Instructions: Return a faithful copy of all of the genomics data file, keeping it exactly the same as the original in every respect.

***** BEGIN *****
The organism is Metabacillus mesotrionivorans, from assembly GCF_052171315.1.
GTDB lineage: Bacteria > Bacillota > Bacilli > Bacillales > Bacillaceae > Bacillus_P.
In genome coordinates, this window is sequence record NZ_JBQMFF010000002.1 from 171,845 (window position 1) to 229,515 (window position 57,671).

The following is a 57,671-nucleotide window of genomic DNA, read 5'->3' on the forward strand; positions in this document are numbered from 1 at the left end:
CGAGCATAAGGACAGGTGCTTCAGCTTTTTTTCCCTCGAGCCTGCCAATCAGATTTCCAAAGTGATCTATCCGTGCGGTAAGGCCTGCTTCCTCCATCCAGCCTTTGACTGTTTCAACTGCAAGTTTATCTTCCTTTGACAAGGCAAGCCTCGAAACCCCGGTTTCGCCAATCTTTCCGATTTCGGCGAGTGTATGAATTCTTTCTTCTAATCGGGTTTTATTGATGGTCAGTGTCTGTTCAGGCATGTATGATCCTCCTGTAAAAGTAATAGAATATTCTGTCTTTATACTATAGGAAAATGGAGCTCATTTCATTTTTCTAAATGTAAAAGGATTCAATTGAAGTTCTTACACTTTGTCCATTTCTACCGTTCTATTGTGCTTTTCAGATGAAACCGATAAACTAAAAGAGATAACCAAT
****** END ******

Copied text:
The organism is Metabacillus mesotrionivorans, from assembly GCF_052171315.1.
GTDB lineage: Bacteria > Bacillota > Bacilli > Bacillales > Bacillaceae > Bacillus_P.
In genome coordinates, this window is sequence record NZ_JBQMFF010000002.1 from 171,845 (window position 1) to 229,515 (window position 57,671).

The following is a 57,671-nucleotide window of genomic DNA, read 5'->3' on the forward strand; positions in this document are numbered from 1 at the left end:
CGAGCATAAGGACAGGTGCTTCAGCTTTTTTTCCCTCGAGCCTGCCAATCAGATTTCCAAAGTGATCTATCCGTGCGGTAAGGCCTGCTTCCTCCATCCAGCCTTTGACTGTTTCAACTGCAAGTTTATCTTCCTTTGACAAGGCAAGCCTCGAAACCCCGGTTTCGCCAATCTTTCCGATTTCGGCGAGTGTATGAATTCTTTCTTCTAATCGGGTTTTATTGATGGTCAGTGTCTGTTCAGGCATGTATGATCCTCCTGTAAAAGTAATAGAATATTCTGTCTTTATACTATAGGAAAATGGAGCTCATTTCATTTTTCTAAATGTAAAAGGATTCAATTGAAGTTCTTACACTTTGTCCATTTCTACCGTTCTATTGTGCTTTTCAGATGAAACCGATAAACTAAAAGAGATAACCAAT